If you do this step the same each time, then it will make it easier for you to remember how to do it.

I usually pick out three points when I know I’m dealing with a line.  The three x values I’m going to use are -1, 0, and 1.  (Note that you can pick ANY three x values that you want.  You do not have to use the values that I picked.)  You want to keep it as simple as possible.  The following is the chart I ended up with after plugging in the values I mentioned for x.
 

x
y = 5x - 3
(x, y)
-1
y = 5(-1) - 3 = -8
(-1, -8)
0
y = 5(0) - 3 = -3
(0, -3)
1
y = 5(1) - 3 = 2
(1, 2)

 

 
example 3a

 
Step 3:  Draw the graph.

 
example 3b

 
 
notebook Example 4:   Graph the linear equation example 4a.

 

 
I’m going to use a chart to organize my information.  A  chart keeps track of the x values that you are using and the corresponding  y value found when you used a particular x value.

If you do this step the same each time, then it will make it easier for you to remember how to do it.

I usually pick out three points when I know I’m dealing with a line.  The three x values I’m going to use are -1, 0, and 1.  (Note that you can pick ANY three x values that you want.  You do not have to use the values that I picked.)  You want to keep it as simple as possible.  The following is the chart I ended up with after plugging in the values I mentioned for x.
 

x
y = 1/2x
(x, y)
-1
y = (1/2)(-1) = -1/2
(-1, -1/2)
0
y = (1/2)(0) = 0
(0, 0)
1
y = (1/2)(1) = 1/2
(1, 1/2)

 

 
example 4b

 
Step 3:  Draw the graph.

 
example 4c

 

 

desk Practice Problems


These are practice problems to help bring you to the next level.  It will allow you to check and see if you have an understanding of these types of problems. Math works just like anything else, if you want to get good at it, then you need to practice it.  Even the best athletes and musicians had help along the way and lots of practice, practice, practice, to get good at their sport or instrument.  In fact there is no such thing as too much practice.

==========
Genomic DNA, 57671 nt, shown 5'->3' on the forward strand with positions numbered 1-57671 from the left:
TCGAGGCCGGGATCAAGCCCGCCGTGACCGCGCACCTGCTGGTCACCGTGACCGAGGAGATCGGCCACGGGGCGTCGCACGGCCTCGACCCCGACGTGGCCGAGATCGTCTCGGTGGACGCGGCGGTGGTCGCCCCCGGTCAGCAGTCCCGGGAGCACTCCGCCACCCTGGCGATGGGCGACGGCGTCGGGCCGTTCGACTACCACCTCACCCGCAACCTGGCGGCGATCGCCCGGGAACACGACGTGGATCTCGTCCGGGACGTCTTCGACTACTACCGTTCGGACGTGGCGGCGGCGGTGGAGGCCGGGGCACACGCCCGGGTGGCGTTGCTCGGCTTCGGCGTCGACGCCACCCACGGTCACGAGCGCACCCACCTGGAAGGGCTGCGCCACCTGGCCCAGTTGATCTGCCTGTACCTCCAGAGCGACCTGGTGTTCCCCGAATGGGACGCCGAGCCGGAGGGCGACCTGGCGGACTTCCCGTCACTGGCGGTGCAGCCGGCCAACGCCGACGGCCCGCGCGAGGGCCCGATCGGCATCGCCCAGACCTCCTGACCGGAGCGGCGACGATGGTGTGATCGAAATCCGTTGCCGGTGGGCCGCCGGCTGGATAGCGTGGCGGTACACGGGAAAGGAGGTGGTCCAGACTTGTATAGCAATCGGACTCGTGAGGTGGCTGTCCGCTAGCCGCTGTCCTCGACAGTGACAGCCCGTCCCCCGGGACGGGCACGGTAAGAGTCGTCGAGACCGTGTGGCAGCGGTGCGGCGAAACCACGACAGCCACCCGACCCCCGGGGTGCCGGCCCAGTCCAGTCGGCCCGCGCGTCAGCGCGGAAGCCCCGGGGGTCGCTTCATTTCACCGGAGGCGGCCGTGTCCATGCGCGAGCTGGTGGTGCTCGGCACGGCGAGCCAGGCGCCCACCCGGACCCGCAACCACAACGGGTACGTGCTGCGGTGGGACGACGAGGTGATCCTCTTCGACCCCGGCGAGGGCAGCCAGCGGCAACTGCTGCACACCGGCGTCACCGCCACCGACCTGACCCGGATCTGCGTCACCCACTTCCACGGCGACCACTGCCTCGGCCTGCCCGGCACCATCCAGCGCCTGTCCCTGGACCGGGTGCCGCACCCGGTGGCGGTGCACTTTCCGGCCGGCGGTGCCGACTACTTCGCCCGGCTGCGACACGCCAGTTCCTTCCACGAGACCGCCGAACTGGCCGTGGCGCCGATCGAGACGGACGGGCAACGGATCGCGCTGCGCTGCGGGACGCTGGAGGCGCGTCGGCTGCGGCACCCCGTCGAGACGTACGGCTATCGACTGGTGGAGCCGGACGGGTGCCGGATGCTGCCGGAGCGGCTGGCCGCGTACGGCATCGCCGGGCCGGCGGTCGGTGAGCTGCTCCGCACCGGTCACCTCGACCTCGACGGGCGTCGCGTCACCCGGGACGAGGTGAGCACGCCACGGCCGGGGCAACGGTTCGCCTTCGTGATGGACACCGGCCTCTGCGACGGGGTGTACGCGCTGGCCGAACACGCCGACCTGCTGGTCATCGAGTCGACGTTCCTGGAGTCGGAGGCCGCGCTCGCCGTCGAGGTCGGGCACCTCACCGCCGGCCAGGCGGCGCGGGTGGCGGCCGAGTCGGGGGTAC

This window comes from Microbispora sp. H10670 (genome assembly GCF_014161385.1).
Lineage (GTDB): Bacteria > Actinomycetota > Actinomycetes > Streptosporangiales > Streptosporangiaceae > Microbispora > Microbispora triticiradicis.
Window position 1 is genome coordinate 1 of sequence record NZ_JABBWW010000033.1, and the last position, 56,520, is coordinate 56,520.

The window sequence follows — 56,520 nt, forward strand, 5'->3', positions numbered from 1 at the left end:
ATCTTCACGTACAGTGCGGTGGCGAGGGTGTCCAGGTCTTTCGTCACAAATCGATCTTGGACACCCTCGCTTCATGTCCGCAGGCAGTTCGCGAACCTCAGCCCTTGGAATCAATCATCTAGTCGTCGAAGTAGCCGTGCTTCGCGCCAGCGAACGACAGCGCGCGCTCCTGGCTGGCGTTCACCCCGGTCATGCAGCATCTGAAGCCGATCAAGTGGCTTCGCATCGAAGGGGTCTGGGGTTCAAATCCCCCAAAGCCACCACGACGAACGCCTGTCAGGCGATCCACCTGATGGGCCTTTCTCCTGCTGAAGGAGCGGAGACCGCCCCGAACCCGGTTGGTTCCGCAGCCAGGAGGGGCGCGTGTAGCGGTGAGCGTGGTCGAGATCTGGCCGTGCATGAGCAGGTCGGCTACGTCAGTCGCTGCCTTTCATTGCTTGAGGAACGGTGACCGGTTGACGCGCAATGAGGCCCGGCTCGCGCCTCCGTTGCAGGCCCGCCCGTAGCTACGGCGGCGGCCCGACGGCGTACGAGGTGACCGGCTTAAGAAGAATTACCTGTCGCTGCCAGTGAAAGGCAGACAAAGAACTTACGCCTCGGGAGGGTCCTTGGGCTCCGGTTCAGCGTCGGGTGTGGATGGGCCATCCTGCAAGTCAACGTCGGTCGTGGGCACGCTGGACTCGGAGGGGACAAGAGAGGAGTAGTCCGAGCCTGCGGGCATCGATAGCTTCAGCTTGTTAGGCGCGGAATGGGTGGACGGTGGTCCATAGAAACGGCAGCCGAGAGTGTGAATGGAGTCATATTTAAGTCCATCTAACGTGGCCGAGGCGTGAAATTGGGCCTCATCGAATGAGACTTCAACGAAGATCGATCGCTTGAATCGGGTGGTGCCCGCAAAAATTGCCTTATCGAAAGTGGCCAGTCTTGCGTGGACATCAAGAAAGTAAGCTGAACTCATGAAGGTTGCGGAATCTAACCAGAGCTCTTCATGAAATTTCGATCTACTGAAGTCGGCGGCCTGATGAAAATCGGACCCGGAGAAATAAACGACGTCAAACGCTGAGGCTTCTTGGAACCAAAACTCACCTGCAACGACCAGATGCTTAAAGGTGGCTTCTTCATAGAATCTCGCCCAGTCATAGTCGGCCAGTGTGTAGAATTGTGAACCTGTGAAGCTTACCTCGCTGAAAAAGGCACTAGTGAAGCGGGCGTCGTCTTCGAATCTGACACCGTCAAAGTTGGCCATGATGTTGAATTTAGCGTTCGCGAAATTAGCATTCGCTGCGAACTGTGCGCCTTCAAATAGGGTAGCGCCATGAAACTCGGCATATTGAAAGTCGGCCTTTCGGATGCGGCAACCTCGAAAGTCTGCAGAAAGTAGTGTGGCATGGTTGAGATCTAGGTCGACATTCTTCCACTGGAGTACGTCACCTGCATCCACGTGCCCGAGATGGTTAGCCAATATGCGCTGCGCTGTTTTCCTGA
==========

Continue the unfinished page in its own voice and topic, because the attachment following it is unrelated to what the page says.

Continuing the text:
To get the most out of these, you should work the problem out on your own and then check your answer by clicking on the link for the answer/discussion for that  problem.  At the link you will find the answer as well as any steps that went into finding that answer.

 

pencil Practice Problems 1a - 1b: Determine whether the equation is linear or not.

 

1a.   y = 2x - 1
(answer/discussion to 1a)

 

 

pencilPractice Problems 2a - 2b: Graph the linear equation.

 

2a.  y = 2x - 1
(answer/discussion to 2a


 

 

 

desk Need Extra Help on these Topics?


 

The following is a webpage that can assist you in the topics that were covered on this page: 
 

http://www.purplemath.com/modules/graphlin.htm
This webpage helps you with graphing linear equations.


 

Go to Get Help Outside the Classroom found in Tutorial 1: How to Succeed in a Math Class for some more suggestions.


 

 

 

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Last revised on July 29, 2011 by Kim Seward.
All contents copyright (C) 2001 - 2011, WTAMU and Kim Seward. All rights reserved.